As I reported a couple of times in the course of the last three months, the ATLAS experiment (one of the two all-purpose experiments at the CERN Large Hadron Collider) has launched a challenge to data analyzers around the world. The task is to correctly classify as many Higgs boson decays to tau lepton pairs as possible, separating them from all competing backgrounds. Those of you who are not familiar with the search of the Higgs boson may wonder what the above means, so here is a crash course on that topic.

Crash course on the Higgs and its decays to tau leptons

The Higgs boson is the particle discovered in 2012 by the ATLAS and CMS experiments, by colliding proton beams accelerated to the unprecedented energy of 8 TeV by the Large Hadron Collider. The new particle was predicted a full 50 years ago by a few theorists to explain the observed characteristics of the subnuclear world, and its discovery is a true success of physics.

The Higgs boson decays immediately after it is produced, by yielding two other particles: two W or Z bosons, or two photons, or two quarks, or two leptons. Physicists try to detect and measure all these final states, in the hope of characterizing as well as possible the new particle from its decay products. One of the important final states is the one including two tau leptons. The tau lepton is a heavy version of the electron, and unlike the electron it decays very quickly -in less than a picosecond- yielding lighter particles. Its detection and correct identification is complex, thus the reconstruction of the decay of the Higgs boson to two tau leptons is also complicated.

The CMS and ATLAS experiments have already been able to detect Higgs boson decays to tau lepton pairs, but the complexity of the analysis leaves room for improvement. Hence ATLAS thought that by challenging data analysts around the world to correctly classify the signal in a mixed sample containing lots of background events (not due to Higgs decays) it could be possible to gather new ideas on how to improve the performance of the classification algorithms used by the experiment.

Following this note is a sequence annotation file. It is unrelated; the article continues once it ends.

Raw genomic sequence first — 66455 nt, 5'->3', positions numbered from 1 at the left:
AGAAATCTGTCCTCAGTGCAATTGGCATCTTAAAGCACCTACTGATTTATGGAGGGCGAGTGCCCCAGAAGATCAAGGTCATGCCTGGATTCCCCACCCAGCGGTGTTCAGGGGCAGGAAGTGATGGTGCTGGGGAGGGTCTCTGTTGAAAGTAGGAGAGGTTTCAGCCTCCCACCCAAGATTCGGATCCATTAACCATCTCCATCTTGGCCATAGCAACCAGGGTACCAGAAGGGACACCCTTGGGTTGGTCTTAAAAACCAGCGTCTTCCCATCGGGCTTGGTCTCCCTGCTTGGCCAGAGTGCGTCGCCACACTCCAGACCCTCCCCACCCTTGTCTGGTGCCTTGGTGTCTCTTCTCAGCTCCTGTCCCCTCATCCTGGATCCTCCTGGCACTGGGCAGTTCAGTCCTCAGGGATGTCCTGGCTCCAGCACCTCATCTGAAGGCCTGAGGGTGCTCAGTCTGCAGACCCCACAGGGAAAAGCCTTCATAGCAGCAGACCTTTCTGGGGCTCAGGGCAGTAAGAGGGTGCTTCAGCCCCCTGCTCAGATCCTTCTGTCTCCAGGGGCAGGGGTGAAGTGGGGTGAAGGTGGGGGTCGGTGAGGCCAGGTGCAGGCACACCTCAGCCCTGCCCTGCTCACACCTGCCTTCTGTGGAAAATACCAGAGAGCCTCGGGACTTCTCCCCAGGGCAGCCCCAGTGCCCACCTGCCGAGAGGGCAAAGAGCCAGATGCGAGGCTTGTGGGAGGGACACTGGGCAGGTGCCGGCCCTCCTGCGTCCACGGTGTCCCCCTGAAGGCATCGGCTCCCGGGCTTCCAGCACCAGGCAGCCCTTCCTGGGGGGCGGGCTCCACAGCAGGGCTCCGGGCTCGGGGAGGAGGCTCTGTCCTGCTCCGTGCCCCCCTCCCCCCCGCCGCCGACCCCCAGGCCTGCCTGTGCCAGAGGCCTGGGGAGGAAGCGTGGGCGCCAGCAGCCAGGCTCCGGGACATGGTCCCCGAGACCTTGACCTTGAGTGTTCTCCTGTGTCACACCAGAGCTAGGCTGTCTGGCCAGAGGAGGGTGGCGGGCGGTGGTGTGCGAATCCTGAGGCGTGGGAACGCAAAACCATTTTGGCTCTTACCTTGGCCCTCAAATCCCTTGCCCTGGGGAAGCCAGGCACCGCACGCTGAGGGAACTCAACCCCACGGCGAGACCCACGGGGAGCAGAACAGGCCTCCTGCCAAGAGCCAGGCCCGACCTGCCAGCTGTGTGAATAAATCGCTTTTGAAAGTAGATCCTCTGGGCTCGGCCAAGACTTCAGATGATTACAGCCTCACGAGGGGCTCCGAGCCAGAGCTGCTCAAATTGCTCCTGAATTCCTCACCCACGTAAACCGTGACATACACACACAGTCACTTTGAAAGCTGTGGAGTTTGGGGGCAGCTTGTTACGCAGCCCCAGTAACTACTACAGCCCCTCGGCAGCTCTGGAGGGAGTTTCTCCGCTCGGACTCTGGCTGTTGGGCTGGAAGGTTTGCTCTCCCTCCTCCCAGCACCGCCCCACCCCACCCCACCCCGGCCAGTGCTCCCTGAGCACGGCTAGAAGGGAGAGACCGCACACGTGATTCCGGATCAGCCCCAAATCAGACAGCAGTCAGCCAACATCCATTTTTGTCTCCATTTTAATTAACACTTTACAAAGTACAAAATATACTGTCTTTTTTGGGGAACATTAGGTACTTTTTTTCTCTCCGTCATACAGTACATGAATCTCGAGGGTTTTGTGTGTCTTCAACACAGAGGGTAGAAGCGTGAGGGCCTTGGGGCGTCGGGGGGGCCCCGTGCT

The challenge

To participate in the challenge one does not need to be a particle physicist: in fact, one just needs to be reasonably well-versed in the use of computers and statistical algorithms for classification. At the kaggle site of the challenge the user is provided with two large csv files (numbers separated by commas).

The first file, containing 250000 lines, is a table of 30 measured characteristics of "events" - particle collisions, simulated as the ATLAS detector would measure them. Some of these are Higgs decays to tau leptons, others are background events that look similar to the signal. The last number in each line tells whether the event is a signal or background one, so that an algorithm can be trained to distinguish the two possibilities based on the value of the thirty measured quantities.

The second file contains 550000 lines, and has the same format except that no information on whether each line corresponds to a signal or a background event is given. This is the sample of data that the user is asked to classify.

Once the user produces an answer - which is a third file with a ordered list of the event numbers from the second file, and a classification bit ("1" for signal, "0" for background), he or she can submit the result to the kaggle site, obtaining an evaluation of how good the classification was. This is measured with a metric called "approximate median signficance" which roughly corresponds to the statistical significance that the selected data classified as signal would yield.

If you look at the "leaderboard" of the Higgs challenge web page you can see that there is a total of over 1200 participants. The three best classifications will be awarded money prizes totalling $13000. At the moment, the three leaders of the challenge include the blogger and ex theoretical physicist Lubos Motl, a fact which I find remarkable - Lubos is not a data analyst by training, so he is demonstrating his universal skills here. I do hope he will win a prize, even more so now that it has become increasingly likely that the winner will have a final AMS score exceeding 3.80. A couple of months ago Lubos bet $100 that such a high score would not be achieved - but he recently surpassed it himself! On the other hand, one should note that the final scores may be different from the ones listed in the leaderboard, as they will be computed with 450000 of the 550000 submitted test events; the leaderboard numbers instead are based on the first 100000 ones.

I should also mention that I am not just a bystander: I took the challenge as a nice opportunity to test an algorithm of my own cooking, which is based on the "nearest neighbor" idea. I have no ambition to fight for the prize, but the setting was ideal to test the performance of different choices in the working of my algorithm. You can find my name in the standings list currently as the 377th position, with a AMS score which is however not bad at all for a non-boosted, weak-learning classification method. I wish I could have more time to work on it, but I guess my standing is not going to improve in the course of the next month, which will be the last one of the competition.